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The Paper Feature: Six ways to survive another long Canucks offseason

The Vancouver Canucks couldn’t have picked a worse time to get eliminated from the Stanley Cup Playoffs. They were winning 3-0, after all. What a time to throw in the towel.

Plus it happened just as we were catching full-blown Canuck fever, an epidemic that’s been going around Vancouver since the Canucks Jenny-McCarthy’d us all by making the playoffs. So now we have it, and the Canucks are gone until September. That’s a problem.

Getting through this stretch can be tough. But it’s not impossible, especially if you can find another outlet for all your hockey fan needs. Here are some tips to survive the offseason:

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Gregor Robertson pays up on mayor bet, reads horrible, pro-Flames poem

We don’t often talk about the mayor here on PITB. That’s largely because the B doesn’t stand for bolitics. But it’s also because we’re simply not informed enough. For instance, I only just now learned that it’s pronounced politics.

I digress. The mayor doesn’t come up much around these parts because it’s rare that his rampage of bike lane installation intersects with the local hockey franchise. But it does happen, such as when he and precocious Internet-era mayor supreme Naheed Nenshi made a friendly wager on the first-round playoff series between the Canucks and Flames.

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I Watched This Game: Canucks 4, Flames 7

Had there been a Game 7, you could have expected much of the talk leading up to it to be about 1994, believed by many to be the only year in Canucks’ history. But instead, Saturday’s Game 6 had more in common, to these eyes, with the Vancouver-Calgary series that came 10 years later, in 2004.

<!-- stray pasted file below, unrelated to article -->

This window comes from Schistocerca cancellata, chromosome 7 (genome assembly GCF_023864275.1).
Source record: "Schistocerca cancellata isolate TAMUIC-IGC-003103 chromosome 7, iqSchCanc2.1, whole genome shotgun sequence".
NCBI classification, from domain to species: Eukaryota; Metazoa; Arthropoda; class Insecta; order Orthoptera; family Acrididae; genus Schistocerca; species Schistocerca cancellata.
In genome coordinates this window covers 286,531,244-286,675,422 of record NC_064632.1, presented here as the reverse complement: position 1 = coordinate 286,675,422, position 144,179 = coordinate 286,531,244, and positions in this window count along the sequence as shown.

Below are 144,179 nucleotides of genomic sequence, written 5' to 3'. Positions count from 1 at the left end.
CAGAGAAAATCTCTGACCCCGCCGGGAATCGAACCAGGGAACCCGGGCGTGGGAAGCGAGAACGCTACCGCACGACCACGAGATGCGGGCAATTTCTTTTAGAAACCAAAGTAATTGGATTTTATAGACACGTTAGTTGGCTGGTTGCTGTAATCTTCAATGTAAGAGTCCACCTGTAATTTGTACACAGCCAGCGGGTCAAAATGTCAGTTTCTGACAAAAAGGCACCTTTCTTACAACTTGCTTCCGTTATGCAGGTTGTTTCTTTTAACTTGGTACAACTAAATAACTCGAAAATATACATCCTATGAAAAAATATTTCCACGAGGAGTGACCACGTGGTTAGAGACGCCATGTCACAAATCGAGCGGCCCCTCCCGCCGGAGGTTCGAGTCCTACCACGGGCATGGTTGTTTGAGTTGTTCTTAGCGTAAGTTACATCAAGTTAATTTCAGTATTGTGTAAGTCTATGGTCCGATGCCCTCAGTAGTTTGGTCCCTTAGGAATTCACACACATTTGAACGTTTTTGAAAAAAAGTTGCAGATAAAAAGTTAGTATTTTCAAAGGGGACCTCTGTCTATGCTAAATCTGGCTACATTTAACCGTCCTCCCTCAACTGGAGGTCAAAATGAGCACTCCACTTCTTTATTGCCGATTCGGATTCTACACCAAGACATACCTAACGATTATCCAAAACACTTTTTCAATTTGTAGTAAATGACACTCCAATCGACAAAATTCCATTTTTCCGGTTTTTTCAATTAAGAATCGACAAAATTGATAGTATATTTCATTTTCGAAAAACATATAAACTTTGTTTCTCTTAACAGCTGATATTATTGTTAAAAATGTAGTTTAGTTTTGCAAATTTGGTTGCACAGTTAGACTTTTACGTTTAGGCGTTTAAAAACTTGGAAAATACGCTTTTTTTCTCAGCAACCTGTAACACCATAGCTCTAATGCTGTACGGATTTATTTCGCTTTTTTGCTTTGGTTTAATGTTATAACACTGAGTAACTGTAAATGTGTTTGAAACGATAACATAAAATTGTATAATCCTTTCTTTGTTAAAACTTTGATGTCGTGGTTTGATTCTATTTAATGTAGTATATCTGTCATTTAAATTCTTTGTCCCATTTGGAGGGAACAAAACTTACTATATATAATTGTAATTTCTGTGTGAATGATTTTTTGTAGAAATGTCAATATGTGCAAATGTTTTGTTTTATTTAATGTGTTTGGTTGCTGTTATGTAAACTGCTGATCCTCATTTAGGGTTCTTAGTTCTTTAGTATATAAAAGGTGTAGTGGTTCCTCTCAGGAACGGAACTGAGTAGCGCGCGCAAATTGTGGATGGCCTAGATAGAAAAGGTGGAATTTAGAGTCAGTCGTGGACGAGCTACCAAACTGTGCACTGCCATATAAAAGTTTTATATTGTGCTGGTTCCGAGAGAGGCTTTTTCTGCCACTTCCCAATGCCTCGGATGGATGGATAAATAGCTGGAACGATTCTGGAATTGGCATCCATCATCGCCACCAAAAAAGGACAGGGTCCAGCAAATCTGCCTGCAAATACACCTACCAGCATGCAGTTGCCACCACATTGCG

Game 6 in that series saw the Canucks go way in front early, only to crumble and let the Flames back in it. It was a classic game, and normally I wouldn’t mind being reminded of it. Why the Canucks had to restage it with a crappier ending, however, is beyond me. But I didn’t write this game. I just watched this game.

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The Paper Feature: The Sedins are old, and it’s helping

Asked whether he planned to make an emotional pregame speech in advance of a must-win Game 5, Henrik Sedin provided only snark. “You want me to cry?” he quipped, shutting down that line of questioning on sight.

Henrik was feeling particularly cranky before Game 5, which is fair. He’s old, and it was the mid-afternoon, which is naptime. Asked what needed to happen offensively for the Canucks, he responded, “We’re trying to shoot the puck past Hiller, their goalie.” Asked to elaborate, the captain doubled down: “You just try to shoot the puck past him over the goal line.” He was in some kind of mood.

Of course, Henrik wasn’t just being a jerk for no reason. (He and his brother aren’t the sort, and if you need proof, consider the Vine making the rounds in which Deryk Engelland loses his stick shoving Daniel Sedin after a whistle, and Daniel helpfully picks it up for him while Engelland looks on, confused.) He was deflecting, because he didn’t want to give anything away.

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Conspiracy Watch: Are Linden and Benning recreating 1994, beat by beat?

Conspiracy Watch is the official PITB home for the tinfoil-hatters, a large demographic in Vancouver that deserves to have its voice heard. Every Friday, Kevin Vanstone will espouse and catalog insane conspiracy theories no one else will validate, probably because they’re too true.

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Stick in Link: Game 5 in review; Nick Bonino did a thing

It’s time for “Stick in Link”, the feature where we just plug in a bunch of stuff written by others! Featuring a smattering of links from around the Smylosphere and beyond three times a week. Warning: our links are so hyper, they change colour when exposed to heat. (Have something for us to share in the next edition? E-mail us at passittobulis@gmail.com, tweet us @passittobulis, or just come over and write your link on a pad of paper, I guess.)

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Ten reasons for optimism as the Canucks return home for Game 5

There are reasons for optimism as the Canucks and Flames return to Rogers Arena for Game 5. Sure, the Canucks are on the brink, but this is a franchise that thrives on the brink. Is it any wonder that they’re based in Vancouver, which is on the brink of North America? Of course not. The brink is Vancouver’s ally, which explains why the Canucks are 3-5 in series where they’ve fallen behind three games to one. You think the brink is your ally? You merely adopted the brink. The Canucks were born in it, moulded by it.